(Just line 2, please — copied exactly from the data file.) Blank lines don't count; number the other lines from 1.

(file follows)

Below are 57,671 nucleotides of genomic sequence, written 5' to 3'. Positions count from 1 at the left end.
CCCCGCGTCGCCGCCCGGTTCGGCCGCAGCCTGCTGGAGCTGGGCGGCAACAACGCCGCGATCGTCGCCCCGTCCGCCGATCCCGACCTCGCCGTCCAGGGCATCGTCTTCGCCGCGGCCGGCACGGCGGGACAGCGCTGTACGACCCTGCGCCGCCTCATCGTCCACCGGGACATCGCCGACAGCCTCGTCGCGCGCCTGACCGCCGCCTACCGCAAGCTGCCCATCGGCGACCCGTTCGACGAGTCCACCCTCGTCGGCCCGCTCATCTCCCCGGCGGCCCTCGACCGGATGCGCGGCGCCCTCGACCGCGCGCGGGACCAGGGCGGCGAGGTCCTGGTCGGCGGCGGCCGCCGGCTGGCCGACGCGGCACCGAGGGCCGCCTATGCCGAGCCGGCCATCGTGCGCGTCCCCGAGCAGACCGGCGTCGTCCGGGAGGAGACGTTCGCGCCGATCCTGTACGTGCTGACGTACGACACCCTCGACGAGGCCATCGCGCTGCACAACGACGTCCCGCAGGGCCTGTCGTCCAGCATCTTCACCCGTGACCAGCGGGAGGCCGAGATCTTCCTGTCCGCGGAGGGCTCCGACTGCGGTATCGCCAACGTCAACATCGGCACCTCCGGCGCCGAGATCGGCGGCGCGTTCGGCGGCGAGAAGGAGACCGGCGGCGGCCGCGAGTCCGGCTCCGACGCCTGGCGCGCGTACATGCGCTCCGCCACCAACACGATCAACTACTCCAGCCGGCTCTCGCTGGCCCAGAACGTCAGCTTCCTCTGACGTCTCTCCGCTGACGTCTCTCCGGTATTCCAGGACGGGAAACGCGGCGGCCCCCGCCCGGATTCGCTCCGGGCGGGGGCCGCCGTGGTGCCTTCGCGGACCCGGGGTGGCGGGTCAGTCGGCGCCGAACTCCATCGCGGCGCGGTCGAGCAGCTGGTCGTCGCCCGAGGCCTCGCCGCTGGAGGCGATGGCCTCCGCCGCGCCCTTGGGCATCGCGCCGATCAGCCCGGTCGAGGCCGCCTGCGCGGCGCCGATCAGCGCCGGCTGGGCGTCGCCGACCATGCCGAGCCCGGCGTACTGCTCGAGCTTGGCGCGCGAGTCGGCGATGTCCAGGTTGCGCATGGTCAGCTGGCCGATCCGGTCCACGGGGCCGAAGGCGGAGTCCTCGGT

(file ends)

CCCCGCGTCGCCGCCCGGTTCGGCCGCAGCCTGCTGGAGCTGGGCGGCAACAACGCCGCGATCGTCGCCCCGTCCGCCGATCCCGACCTCGCCGTCCAGGGCATCGTCTTCGCCGCGGCCGGCACGGCGGGACAGCGCTGTACGACCCTGCGCCGCCTCATCGTCCACCGGGACATCGCCGACAGCCTCGTCGCGCGCCTGACCGCCGCCTACCGCAAGCTGCCCATCGGCGACCCGTTCGACGAGTCCACCCTCGTCGGCCCGCTCATCTCCCCGGCGGCCCTCGACCGGATGCGCGGCGCCCTCGACCGCGCGCGGGACCAGGGCGGCGAGGTCCTGGTCGGCGGCGGCCGCCGGCTGGCCGACGCGGCACCGAGGGCCGCCTATGCCGAGCCGGCCATCGTGCGCGTCCCCGAGCAGACCGGCGTCGTCCGGGAGGAGACGTTCGCGCCGATCCTGTACGTGCTGACGTACGACACCCTCGACGAGGCCATCGCGCTGCACAACGACGTCCCGCAGGGCCTGTCGTCCAGCATCTTCACCCGTGACCAGCGGGAGGCCGAGATCTTCCTGTCCGCGGAGGGCTCCGACTGCGGTATCGCCAACGTCAACATCGGCACCTCCGGCGCCGAGATCGGCGGCGCGTTCGGCGGCGAGAAGGAGACCGGCGGCGGCCGCGAGTCCGGCTCCGACGCCTGGCGCGCGTACATGCGCTCCGCCACCAACACGATCAACTACTCCAGCCGGCTCTCGCTGGCCCAGAACGTCAGCTTCCTCTGACGTCTCTCCGCTGACGTCTCTCCGGTATTCCAGGACGGGAAACGCGGCGGCCCCCGCCCGGATTCGCTCCGGGCGGGGGCCGCCGTGGTGCCTTCGCGGACCCGGGGTGGCGGGTCAGTCGGCGCCGAACTCCATCGCGGCGCGGTCGAGCAGCTGGTCGTCGCCCGAGGCCTCGCCGCTGGAGGCGATGGCCTCCGCCGCGCCCTTGGGCATCGCGCCGATCAGCCCGGTCGAGGCCGCCTGCGCGGCGCCGATCAGCGCCGGCTGGGCGTCGCCGACCATGCCGAGCCCGGCGTACTGCTCGAGCTTGGCGCGCGAGTCGGCGATGTCCAGGTTGCGCATGGTCAGCTGGCCGATCCGGTCCACGGGGCCGAAGGCGGAGTCCTCGGT